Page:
Smells of Scotland hit the valley
By THERESA HOGUE
ANDY CRIPE | Gazette-Times
illiam Wallace might have faced some tough opponents in his day, but staff members of Mary’s Kitchen at the Linn County Fairgrounds had their own battles to fight Saturday as they faced a long line of hungry Scots, all growling for scones and tea.
The annual Oregon Scottish Heritage Festival has been at the fairgrounds for four years, and each year the menu has expanded, under the guidance of Mary Wallace Kelsey, granddame of the festival and emeritus OSU faculty member of nutrition and food management. Thus, the title “Mary’s Kitchen.”
Just after noon on Saturday, Kelsey was whisking around the kitchen, looking a lot calmer than she likely felt. A number of kitchen volunteers had just left for the day, and the kitchen was suddenly getting slammed with customers. As the line grew, and the pace grew more frantic, it almost appeared that cookies and meat pies were flying off shelves of their own accord.
Kelsey said the festival started producing its own food around seven years ago, when it was located at the State Fairgrounds in Salem. At that time, the festival had a tiny facility to use and could hardly fit the staff in to cook and serve up meals. The Linn County location offers a lot more room, although staff members still do their baking in other locations, and only do the meat preparation on site. “This is our most ambitious menu,” Kelsey said of the long list, which included shepherd’s pie, Scotch egg plates and a rainbow of scones. “It’s all Tracy’s (doing).” Tracy Johnson, former military cook and baker extraordinare, was whisking past in his kilt, hauling huge trays of shepherd’s pies and shouting congenially for everyone to get out of his way. The Lacomb man’s speciality is scones, and he said the breakfast crowd was appreciative of his skill. “I believe it was my blueberry lemon scones that flew out the door,” he said. His mother, Sandra Johnson, raised her three sons at her side in her kitchen. Each son has his own cooking skills, but Tracy is her premier baker, she said. “He was my right-hand man,” she said of his early days in the kitchen. The family is of Scottish and English heritage, and has always celebrated their origins. Meg Finlayson was stacking cheese and bread on plates and recalling the days when the volunteer cooks had to grill bangers (sausages) on outdoor grills at their former location. At one memorable festival it rained. “I remember having to use a pot lid as an umbrella,” she said. Finlayson traveled to Scotland in 1991 to visit the land of her ancestors and loved it. “I’d go (back) in a heartbeat,” she said. “I’ll go again, that’s a given. It’s a beautiful country.”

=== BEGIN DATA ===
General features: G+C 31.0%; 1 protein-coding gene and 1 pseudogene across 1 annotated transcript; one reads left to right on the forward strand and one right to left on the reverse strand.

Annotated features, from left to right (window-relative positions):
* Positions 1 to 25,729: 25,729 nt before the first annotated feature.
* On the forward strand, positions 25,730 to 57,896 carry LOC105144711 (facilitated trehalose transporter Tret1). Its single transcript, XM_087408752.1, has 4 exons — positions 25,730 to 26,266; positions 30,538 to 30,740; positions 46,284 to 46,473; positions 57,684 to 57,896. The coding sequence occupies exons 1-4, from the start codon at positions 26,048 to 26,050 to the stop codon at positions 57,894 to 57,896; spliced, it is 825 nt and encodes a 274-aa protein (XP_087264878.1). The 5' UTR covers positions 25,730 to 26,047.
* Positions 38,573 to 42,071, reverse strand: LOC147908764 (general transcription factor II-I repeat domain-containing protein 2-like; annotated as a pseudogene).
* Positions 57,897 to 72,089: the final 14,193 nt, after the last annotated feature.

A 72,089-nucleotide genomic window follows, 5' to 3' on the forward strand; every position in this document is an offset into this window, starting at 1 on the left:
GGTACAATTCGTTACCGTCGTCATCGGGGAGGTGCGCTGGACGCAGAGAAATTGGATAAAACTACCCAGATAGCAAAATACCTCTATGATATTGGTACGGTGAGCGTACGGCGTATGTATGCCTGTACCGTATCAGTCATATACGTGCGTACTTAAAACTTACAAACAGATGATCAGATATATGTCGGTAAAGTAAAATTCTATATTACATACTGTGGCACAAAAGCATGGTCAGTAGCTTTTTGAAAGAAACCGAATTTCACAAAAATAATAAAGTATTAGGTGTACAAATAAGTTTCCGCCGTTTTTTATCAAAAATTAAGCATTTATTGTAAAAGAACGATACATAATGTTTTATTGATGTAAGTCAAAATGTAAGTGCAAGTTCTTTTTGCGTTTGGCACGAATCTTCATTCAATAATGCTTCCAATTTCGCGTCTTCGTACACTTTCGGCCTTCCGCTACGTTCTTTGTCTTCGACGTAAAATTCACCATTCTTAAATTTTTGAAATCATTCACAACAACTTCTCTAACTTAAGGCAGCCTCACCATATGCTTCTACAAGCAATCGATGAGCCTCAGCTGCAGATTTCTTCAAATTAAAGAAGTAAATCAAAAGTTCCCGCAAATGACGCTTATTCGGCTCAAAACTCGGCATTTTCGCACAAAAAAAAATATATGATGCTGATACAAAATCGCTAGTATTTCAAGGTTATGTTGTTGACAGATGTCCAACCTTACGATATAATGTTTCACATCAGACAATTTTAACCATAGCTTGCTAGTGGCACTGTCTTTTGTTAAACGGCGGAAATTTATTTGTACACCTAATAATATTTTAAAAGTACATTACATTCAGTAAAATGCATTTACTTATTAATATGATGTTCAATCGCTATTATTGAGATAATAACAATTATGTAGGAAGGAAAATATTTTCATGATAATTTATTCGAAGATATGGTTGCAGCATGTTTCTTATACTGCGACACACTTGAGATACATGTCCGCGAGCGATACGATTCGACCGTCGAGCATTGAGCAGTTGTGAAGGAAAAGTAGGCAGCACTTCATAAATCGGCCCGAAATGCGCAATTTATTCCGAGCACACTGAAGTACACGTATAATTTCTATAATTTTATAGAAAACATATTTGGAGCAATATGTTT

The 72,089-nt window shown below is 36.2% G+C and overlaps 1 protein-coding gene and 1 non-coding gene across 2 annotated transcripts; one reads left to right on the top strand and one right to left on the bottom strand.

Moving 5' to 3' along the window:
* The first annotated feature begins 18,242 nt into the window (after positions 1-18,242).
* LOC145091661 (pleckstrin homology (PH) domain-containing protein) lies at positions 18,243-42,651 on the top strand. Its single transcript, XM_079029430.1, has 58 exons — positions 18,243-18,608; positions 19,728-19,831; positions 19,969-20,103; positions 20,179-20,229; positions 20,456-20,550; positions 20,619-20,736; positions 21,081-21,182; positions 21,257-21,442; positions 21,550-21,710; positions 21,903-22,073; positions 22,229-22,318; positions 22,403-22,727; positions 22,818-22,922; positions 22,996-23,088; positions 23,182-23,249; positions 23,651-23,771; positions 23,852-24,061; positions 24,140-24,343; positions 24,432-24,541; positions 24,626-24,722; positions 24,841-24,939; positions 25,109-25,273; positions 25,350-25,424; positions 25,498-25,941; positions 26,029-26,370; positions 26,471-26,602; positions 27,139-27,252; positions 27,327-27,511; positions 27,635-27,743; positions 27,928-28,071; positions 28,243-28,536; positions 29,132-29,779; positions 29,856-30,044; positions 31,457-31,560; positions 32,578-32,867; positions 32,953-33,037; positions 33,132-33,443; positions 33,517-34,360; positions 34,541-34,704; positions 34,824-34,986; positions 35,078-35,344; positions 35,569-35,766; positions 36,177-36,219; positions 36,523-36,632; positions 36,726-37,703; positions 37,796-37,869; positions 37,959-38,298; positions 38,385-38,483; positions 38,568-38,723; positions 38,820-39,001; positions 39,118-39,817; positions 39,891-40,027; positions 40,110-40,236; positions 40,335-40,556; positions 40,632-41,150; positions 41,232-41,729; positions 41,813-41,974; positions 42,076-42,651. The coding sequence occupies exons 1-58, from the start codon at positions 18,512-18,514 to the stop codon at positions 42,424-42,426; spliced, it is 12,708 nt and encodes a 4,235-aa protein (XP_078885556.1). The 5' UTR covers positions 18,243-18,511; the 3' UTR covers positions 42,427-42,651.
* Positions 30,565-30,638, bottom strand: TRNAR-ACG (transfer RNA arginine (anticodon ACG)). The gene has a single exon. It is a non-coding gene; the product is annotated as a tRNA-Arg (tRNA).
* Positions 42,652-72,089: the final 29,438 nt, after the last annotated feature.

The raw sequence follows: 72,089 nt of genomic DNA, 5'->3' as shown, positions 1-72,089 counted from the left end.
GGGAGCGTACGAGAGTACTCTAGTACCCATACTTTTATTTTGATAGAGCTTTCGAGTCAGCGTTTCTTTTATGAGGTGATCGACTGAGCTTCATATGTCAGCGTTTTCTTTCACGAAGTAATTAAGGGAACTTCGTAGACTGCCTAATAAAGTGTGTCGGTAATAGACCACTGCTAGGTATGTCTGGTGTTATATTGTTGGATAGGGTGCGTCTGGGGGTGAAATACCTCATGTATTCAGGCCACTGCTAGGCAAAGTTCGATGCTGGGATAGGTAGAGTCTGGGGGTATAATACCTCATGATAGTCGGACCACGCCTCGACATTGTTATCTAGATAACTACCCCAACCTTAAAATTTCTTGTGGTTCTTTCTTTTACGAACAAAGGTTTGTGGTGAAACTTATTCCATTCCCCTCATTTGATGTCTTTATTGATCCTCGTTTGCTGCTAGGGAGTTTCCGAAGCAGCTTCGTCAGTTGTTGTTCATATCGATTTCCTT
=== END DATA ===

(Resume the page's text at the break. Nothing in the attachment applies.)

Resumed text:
Meanwhile, hundreds of other fans of Scotland and its food waited just outside the kitchen doors for a chance to sample the ploughman’s lunches Finlayson was speedily preparing. Sometimes, celebrating your heritage means a little extra patience, but no swords were drawn during the lunch fray, and everyone seemed to agree that the shepherd’s pie was worth the wait.